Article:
A really bold design Diane and bold suits the subject so it works on two levels. You've broken the space into interesting shapes. The bottom right quarter seems a little lost in terms of structure though - perhaps a larger darker value shape would be good in there? I do like how you've cropped the top of the rock off as though it's too big to take in with one glance.
Strong colour usage - you've contrasted grays with small touches of more vibrant colour and you have plenty of variation within the greys to keep me interested. Although the background colour gradation up the left side of the canvas is interesting I can't help but feel it would have been even more interesting to just add a subtle hint of something else in the background like the distant shore or the bridge carrying on. Looking a the shadow side of the rock there it looks to me like a few of those lighter strokes could have been ommitted or darkened to retain the simplicity and boldness of the large shadow shapes there. It's always tempting to over-lighten the reflected lights to add more oomph but there's a price to pay in the loss of realism, the weakening of form. Overall it's very powerful though and I'd like to see some more in this style.
"The Rock - Golden Gate Bridge" 11x11" Acrylic on Canvas Paper by Tammy Wolcott
Hi Tammy, not your best painting - but a tricky subject for sure, especially with acrylics because much of it is dealing with softer blends of colour. The brushwork in the sky is bold and interesting although it did get a little muddy around the bridge. Working back and forth with it tends to sort that out. ie. painting the sky then the bridge then the sky then the bridge. Similarly the water could do with some more work and some vertical strokes in there to give some evidence of the reflections on the rocks, which you've avoided. Those reflections help to anchor the rocks in the water - without them they float a bit.
You've kept your eye on the direction of the light which is good but your darks look a little too dark, giving the feeling of holes rather than shadowed areas. The horizon could be flatter too. One thing's for sure, not every painting is going to be a masterpiece, but every one is a stepping stone - that's what I keep telling myself anyway.
"Golden Gate Bridge - San Francisco - California - USA" Oil on Canvas Paper by George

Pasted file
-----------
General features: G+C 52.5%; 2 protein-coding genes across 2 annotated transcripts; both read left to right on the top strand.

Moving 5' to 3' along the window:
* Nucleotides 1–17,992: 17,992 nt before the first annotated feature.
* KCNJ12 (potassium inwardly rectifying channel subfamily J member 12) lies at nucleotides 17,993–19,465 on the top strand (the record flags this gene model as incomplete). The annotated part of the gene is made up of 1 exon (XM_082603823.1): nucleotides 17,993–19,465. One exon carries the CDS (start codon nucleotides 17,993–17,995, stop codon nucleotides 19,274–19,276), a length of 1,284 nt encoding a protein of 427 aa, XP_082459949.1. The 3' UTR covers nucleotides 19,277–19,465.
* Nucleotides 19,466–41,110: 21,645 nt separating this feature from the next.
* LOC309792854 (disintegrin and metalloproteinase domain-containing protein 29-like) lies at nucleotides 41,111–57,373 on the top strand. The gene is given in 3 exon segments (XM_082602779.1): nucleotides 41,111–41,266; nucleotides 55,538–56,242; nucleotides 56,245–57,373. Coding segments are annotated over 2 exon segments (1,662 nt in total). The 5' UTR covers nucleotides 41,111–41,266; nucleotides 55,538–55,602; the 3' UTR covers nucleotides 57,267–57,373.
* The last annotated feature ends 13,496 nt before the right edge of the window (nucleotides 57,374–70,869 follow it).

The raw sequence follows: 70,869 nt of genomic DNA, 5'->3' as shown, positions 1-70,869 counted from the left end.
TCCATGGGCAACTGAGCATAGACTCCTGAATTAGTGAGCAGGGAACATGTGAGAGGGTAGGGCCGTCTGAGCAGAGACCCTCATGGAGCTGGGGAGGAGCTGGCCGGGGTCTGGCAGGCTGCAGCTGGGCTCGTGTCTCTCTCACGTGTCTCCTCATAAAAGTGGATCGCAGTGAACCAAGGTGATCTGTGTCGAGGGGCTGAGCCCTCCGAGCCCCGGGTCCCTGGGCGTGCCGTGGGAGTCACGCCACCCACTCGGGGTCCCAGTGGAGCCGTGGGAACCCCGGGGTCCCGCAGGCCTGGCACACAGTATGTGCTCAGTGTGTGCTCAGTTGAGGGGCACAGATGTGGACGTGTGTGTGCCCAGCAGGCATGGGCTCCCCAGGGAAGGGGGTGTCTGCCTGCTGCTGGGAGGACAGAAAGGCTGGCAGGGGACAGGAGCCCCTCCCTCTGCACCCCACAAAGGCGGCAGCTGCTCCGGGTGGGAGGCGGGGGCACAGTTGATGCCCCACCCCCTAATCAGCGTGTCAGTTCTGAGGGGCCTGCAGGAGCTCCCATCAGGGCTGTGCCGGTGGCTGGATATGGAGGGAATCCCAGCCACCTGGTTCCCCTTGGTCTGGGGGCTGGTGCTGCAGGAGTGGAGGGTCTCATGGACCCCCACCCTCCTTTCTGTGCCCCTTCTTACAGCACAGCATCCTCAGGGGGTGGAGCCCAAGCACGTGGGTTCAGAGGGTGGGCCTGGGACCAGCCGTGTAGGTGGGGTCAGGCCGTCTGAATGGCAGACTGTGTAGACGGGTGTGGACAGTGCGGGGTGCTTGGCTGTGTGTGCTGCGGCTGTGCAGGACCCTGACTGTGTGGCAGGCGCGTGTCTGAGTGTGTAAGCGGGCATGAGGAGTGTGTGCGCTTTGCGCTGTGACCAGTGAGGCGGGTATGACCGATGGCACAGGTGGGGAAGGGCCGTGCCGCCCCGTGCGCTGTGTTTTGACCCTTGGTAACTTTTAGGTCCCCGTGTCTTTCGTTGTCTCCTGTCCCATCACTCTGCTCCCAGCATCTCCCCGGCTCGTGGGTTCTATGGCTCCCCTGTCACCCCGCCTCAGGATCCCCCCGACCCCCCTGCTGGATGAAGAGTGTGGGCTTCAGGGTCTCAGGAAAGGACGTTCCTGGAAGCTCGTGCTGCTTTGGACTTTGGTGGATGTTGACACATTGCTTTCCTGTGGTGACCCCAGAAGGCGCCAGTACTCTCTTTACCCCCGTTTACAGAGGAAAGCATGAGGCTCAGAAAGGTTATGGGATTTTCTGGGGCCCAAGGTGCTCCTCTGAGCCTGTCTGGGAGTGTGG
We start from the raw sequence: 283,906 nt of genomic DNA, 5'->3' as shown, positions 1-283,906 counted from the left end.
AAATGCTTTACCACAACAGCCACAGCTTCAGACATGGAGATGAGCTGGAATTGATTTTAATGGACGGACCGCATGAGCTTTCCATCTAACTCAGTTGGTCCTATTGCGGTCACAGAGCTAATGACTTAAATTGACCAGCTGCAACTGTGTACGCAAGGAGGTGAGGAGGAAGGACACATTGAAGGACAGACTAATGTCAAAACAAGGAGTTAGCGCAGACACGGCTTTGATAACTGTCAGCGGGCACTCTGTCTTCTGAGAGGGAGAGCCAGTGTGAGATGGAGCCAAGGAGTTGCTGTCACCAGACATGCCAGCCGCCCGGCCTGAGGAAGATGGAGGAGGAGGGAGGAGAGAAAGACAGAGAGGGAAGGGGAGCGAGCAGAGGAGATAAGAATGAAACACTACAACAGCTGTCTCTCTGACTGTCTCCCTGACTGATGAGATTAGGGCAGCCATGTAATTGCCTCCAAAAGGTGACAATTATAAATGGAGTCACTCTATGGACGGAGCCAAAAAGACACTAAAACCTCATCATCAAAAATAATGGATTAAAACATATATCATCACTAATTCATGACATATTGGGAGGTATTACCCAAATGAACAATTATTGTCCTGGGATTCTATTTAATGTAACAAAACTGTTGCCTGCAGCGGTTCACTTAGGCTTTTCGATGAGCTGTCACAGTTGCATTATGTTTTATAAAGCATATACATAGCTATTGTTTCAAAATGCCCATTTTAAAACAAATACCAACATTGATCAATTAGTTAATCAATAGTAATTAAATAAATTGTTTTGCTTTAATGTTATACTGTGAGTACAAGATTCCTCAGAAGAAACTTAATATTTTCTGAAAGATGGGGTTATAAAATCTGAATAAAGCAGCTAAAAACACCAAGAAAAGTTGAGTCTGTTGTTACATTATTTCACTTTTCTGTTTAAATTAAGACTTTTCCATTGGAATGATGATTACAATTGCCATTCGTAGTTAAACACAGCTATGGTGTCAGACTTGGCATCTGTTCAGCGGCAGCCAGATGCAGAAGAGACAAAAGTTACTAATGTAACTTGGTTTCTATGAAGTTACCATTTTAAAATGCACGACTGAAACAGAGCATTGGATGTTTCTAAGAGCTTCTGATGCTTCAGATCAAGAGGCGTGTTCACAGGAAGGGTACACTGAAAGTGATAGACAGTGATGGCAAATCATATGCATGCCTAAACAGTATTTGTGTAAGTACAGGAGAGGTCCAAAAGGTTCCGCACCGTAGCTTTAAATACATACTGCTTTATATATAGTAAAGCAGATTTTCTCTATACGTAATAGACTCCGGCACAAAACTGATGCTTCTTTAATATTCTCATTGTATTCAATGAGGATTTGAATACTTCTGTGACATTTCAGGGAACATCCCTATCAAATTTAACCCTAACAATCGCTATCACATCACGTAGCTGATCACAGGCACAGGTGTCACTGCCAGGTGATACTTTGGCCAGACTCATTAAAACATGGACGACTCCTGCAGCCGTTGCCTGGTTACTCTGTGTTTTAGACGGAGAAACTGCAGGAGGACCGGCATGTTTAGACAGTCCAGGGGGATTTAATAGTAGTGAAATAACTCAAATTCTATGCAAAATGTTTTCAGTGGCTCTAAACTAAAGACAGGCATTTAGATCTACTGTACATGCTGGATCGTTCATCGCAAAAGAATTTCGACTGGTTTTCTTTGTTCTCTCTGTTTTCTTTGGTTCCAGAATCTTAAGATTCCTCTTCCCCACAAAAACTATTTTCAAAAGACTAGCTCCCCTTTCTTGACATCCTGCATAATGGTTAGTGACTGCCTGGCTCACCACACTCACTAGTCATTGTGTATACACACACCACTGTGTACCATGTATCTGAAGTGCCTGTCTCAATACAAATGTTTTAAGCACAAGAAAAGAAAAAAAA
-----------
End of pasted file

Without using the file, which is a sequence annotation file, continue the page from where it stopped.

George this is a pretty striking painting, helped by a well balanced design with the foreground nicely leading us in and your zoomy clouds pushing our eyes back in from the top. Couple of things I'd like to see are the blue in the water grayed down a smidge because it hits my gaudy button, the horizon to not step down behind the rock, and for there to be some evidence of atmospheric recession in the bridge. At the moment the colour and value of the distant bridge is telling me it's been built on the back of the big rock but the good drawing of the bridge is saving it somewhat. You just need to grey and lighten the colour of the bridge as it receeds.
I like the interesting paintwork on the rocks which has a natural sort of randomness to it. Again there could be evidence of a reflection of the rock in the water which would add more interest and realism there. Good work George.
My final painting
"Golden Gate" 13x13" Oil on Canvas by Richard Robinson
My thumbnail designs.
"Golden Gates" 12x16" Oil on Canvas by Richard Robinson
(Painted en plein aire)
Get the Demonstration Video
Painting Workshop 22
What is about rocks that we love so much? Their timlessness in a fast paced world? Their simple surety? They rock? Whatever it is, I sure get a lot of requests to do rock demo's, so here we go - this one's perhaps a tad larger than what you might traditionally start out with, but the principles are the same from stones to mountains. Join me to learn how to paint convincingly solid rocks.
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Running time: 22 minutes.